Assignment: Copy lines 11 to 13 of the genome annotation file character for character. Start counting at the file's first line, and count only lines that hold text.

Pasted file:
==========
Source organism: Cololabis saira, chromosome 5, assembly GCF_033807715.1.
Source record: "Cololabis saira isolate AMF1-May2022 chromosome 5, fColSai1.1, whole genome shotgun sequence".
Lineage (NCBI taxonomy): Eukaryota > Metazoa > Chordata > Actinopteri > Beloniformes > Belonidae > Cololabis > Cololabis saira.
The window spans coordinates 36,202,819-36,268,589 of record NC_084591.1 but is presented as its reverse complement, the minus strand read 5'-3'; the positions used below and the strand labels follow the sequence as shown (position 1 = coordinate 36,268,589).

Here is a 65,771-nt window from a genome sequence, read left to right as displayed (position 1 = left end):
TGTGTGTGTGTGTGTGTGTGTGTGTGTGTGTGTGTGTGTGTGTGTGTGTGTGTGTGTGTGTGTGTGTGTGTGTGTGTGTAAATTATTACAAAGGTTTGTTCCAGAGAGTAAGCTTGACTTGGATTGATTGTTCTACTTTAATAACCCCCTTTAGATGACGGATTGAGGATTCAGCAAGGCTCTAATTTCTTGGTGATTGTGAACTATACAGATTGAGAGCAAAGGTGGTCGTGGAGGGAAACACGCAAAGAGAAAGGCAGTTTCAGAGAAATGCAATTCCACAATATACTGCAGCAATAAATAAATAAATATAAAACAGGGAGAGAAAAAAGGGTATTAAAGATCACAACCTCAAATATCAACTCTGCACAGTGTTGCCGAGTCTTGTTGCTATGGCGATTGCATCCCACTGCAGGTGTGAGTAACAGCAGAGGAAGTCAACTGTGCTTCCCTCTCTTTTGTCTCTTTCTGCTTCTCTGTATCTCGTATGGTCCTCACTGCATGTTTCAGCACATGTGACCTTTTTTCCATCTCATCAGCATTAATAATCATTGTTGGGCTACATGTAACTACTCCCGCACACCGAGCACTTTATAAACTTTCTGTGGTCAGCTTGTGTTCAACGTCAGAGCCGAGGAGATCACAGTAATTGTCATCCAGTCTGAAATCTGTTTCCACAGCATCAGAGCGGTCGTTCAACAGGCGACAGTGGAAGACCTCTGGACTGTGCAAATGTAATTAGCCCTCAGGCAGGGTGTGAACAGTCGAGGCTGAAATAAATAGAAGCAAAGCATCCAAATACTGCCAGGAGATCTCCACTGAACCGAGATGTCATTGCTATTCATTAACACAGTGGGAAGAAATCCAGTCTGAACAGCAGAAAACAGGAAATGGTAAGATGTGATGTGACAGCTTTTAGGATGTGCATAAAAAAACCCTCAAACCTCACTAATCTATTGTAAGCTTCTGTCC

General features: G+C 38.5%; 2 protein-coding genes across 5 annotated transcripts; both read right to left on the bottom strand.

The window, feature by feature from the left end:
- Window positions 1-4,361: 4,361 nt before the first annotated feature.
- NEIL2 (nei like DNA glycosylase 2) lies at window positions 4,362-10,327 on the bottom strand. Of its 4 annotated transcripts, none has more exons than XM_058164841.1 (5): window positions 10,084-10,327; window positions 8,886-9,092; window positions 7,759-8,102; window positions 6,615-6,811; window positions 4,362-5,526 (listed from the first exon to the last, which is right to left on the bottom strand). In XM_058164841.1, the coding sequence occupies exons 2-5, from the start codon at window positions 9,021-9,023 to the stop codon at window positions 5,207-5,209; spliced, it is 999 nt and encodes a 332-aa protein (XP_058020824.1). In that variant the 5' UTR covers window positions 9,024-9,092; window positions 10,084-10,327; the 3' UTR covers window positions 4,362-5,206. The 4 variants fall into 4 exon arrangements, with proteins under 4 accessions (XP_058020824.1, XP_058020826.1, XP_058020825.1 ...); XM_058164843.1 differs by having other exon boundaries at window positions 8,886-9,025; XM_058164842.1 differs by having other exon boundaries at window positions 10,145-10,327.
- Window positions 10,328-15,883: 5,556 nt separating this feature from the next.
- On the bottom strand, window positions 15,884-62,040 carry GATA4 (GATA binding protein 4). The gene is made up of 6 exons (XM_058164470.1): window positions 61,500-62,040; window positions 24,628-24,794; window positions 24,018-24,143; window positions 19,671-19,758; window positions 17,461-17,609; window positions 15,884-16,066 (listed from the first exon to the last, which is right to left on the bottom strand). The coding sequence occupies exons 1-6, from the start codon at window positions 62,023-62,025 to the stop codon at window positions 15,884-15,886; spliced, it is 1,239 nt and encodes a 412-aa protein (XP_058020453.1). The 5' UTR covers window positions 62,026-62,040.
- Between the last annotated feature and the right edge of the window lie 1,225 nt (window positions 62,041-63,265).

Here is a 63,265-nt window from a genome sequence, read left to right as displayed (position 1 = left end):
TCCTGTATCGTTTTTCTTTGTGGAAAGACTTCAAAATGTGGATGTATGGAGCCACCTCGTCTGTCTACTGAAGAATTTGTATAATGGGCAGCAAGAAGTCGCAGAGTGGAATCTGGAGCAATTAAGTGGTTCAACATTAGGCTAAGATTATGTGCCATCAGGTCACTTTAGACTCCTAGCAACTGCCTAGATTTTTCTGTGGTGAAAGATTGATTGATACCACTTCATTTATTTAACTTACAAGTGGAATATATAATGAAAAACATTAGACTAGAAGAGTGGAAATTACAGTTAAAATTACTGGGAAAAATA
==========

- Window positions 10,328-15,883: 5,556 nt separating this feature from the next.
- On the bottom strand, window positions 15,884-62,040 carry GATA4 (GATA binding protein 4). The gene is made up of 6 exons (XM_058164470.1): window positions 61,500-62,040; window positions 24,628-24,794; window positions 24,018-24,143; window positions 19,671-19,758; window positions 17,461-17,609; window positions 15,884-16,066 (listed from the first exon to the last, which is right to left on the bottom strand). The coding sequence occupies exons 1-6, from the start codon at window positions 62,023-62,025 to the stop codon at window positions 15,884-15,886; spliced, it is 1,239 nt and encodes a 412-aa protein (XP_058020453.1). The 5' UTR covers window positions 62,026-62,040.
- Between the last annotated feature and the right edge of the window lie 1,225 nt (window positions 62,041-63,265).